Friction: A Friend Or An Enemy To Psoriasis?
Last updated: December 2022
Friction is the resistance that one surface or object encounters when moving over another. How can this be applied to psoriasis? Well, for those who are unaware, psoriasis can appear on your hands and feet. When wearing socks, shoes, gloves, and basically, perform any activity you can do with these important body parts, friction and irritation can occur.
Friction feels inevitable when it comes to psoriasis management
Your hand and feet become scaly with patches, experience excessive itching, not to meeting the pain of bleeding and cracking of the skin on top of it all. This makes it difficult to do daily tasks. Not being able to move anything is the worst part of psoriasis on the hands and feet.
Some days, when the skin on my hands and feet was particularly painful, I used to have trouble moving around. My hands were all bruised and looked like someone poured acid on them. They would bleed excessively. Luckily, I never had blisters on my hands and feet - that's called pustular psoriasis. Can you imagine not being able to touch yourself with your hands or put your feet on the ground? This would be difficult for me.
What can we do when our skin experiences friction?
If psoriasis ever attacks your hand and feet, I have a piece of friendly advice for my psoriasis warriors. Avoid anything that causes friction. Don’t scratch. You should avoid touching your own self unnecessarily. There is one straightforward rule for psoriasis: The more you disturb the affected area of the skin, the more it will worsen.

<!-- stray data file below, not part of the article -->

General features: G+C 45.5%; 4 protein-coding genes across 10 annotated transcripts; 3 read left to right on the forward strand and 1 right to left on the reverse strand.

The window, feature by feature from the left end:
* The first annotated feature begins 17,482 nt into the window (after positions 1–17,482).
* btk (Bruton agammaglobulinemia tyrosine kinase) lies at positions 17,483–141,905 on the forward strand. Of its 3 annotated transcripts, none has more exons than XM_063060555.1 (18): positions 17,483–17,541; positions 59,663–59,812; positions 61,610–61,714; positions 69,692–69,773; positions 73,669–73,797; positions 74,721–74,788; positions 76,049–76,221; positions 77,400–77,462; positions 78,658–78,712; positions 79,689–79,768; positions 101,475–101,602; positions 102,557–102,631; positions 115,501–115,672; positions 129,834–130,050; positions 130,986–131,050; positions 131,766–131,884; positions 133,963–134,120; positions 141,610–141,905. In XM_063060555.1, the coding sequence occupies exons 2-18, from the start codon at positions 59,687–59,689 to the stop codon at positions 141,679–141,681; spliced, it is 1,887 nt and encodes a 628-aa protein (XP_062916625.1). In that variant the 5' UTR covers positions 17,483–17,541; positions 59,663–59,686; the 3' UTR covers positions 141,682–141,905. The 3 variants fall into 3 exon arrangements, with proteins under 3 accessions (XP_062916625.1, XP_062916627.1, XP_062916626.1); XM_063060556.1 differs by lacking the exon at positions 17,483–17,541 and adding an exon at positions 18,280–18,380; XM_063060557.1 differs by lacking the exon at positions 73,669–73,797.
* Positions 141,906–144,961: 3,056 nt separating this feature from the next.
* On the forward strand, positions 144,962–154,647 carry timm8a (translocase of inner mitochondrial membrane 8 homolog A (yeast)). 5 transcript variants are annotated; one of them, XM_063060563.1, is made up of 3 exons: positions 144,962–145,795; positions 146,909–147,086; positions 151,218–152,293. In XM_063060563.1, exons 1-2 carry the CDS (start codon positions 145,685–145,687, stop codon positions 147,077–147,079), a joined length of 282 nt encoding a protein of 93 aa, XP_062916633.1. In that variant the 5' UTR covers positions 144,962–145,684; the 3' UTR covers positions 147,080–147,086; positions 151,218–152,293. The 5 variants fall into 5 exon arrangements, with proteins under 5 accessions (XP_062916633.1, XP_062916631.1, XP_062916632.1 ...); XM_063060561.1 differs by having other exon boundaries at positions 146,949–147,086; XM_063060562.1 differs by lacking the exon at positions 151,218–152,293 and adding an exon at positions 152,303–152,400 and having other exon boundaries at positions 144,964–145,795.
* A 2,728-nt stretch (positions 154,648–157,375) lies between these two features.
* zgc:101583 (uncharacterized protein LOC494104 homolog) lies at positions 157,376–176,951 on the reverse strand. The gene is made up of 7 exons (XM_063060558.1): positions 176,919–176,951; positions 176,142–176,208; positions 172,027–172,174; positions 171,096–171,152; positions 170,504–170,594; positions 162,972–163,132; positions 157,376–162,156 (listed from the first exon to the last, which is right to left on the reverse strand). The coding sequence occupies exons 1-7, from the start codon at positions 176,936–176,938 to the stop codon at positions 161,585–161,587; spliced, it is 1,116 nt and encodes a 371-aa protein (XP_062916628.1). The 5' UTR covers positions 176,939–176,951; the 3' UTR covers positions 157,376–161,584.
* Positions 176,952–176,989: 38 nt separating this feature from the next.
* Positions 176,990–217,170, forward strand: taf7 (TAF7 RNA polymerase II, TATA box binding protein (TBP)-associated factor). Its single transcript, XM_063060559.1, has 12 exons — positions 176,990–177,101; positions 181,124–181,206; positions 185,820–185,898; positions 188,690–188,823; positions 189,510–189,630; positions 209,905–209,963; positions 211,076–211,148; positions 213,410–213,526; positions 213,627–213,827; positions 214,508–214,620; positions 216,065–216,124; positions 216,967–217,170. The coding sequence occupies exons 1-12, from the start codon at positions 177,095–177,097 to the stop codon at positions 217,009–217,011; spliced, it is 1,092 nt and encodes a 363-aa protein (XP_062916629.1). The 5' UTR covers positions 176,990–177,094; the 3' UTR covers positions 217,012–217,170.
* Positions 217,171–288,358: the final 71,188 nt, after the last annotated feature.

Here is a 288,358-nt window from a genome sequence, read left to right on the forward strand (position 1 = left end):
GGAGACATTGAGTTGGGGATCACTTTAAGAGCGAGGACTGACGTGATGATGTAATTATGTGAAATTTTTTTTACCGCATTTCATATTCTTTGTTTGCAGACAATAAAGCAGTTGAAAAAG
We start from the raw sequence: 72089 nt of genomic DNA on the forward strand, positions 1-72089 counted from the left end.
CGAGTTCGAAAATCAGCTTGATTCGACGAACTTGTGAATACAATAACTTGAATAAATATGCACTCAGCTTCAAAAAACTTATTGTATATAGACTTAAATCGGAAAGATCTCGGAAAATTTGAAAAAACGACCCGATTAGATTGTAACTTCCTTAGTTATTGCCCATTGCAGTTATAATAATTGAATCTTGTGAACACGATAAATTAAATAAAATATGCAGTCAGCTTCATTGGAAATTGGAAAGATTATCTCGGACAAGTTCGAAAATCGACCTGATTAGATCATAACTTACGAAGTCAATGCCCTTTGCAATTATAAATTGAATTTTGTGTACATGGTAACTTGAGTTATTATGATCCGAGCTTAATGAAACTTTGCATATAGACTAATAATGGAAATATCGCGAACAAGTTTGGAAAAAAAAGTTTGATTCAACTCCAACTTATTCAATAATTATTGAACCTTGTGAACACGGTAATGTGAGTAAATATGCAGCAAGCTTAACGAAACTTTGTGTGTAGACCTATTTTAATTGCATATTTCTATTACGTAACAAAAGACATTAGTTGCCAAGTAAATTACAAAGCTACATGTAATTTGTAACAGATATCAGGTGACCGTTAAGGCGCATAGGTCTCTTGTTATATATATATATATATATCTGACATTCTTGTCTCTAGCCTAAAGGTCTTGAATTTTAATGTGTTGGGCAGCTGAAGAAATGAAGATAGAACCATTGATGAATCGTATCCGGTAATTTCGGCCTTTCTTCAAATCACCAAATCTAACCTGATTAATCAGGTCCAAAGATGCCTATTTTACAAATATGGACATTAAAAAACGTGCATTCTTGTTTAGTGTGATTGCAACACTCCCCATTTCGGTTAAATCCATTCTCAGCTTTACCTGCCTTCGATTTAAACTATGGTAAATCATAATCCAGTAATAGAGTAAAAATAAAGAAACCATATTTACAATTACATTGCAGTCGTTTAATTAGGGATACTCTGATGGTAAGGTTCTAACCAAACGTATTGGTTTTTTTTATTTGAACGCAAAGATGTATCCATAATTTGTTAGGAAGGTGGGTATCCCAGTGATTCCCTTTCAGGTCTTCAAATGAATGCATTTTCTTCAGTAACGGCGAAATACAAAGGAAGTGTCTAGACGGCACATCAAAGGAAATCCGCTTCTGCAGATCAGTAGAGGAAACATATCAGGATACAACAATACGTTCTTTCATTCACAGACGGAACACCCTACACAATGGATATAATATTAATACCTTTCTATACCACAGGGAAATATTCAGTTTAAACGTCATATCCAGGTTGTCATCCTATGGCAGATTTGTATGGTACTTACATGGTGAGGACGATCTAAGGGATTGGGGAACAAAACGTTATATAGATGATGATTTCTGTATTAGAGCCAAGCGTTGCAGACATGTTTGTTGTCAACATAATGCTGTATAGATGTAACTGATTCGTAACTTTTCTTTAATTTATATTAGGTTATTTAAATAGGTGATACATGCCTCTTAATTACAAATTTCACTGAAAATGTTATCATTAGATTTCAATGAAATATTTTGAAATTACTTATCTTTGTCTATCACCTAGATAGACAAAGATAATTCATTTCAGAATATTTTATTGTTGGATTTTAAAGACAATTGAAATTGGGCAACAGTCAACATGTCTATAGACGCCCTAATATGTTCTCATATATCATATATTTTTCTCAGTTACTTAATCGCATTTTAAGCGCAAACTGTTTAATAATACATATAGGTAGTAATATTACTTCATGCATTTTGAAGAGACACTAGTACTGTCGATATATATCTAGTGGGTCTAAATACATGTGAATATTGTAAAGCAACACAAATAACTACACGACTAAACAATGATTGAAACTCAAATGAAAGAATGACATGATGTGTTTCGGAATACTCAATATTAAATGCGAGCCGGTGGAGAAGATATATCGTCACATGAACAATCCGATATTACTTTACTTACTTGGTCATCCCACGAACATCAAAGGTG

Try and avoid causing friction to your palm and feet. You must be wondering how one can avoid friction? Do few activities for a few days. Stop trying to walk around the world with dried and torn skin on your feet. It won’t do any good for your psoriasis.
Let's talk friction treatment options
Try and rest. Get a good night’s sleep. Apart from that, you can help your hands and feet with vitamin D ointments and moisturizers. Back in the day, we couldn’t afford moisturizers. Please don’t laugh. I grew up on a farm. My parents would use lard and a salve that was used on cows to put on me. Do you know what? It gave me some relief.
Try sealing the cracks with a liquid bandage and moisturize throughout the day. Thick moisturizer worked best for me. Vaseline has been in my life for over 50 years.
Be kind to your psoriasis skin
Don't be harsh to your skin. Be very gentle. Most importantly, keep an eye on observing what causes flare-ups. Find products that can help your body. We don't want to add to our own misery. Keep fighting.
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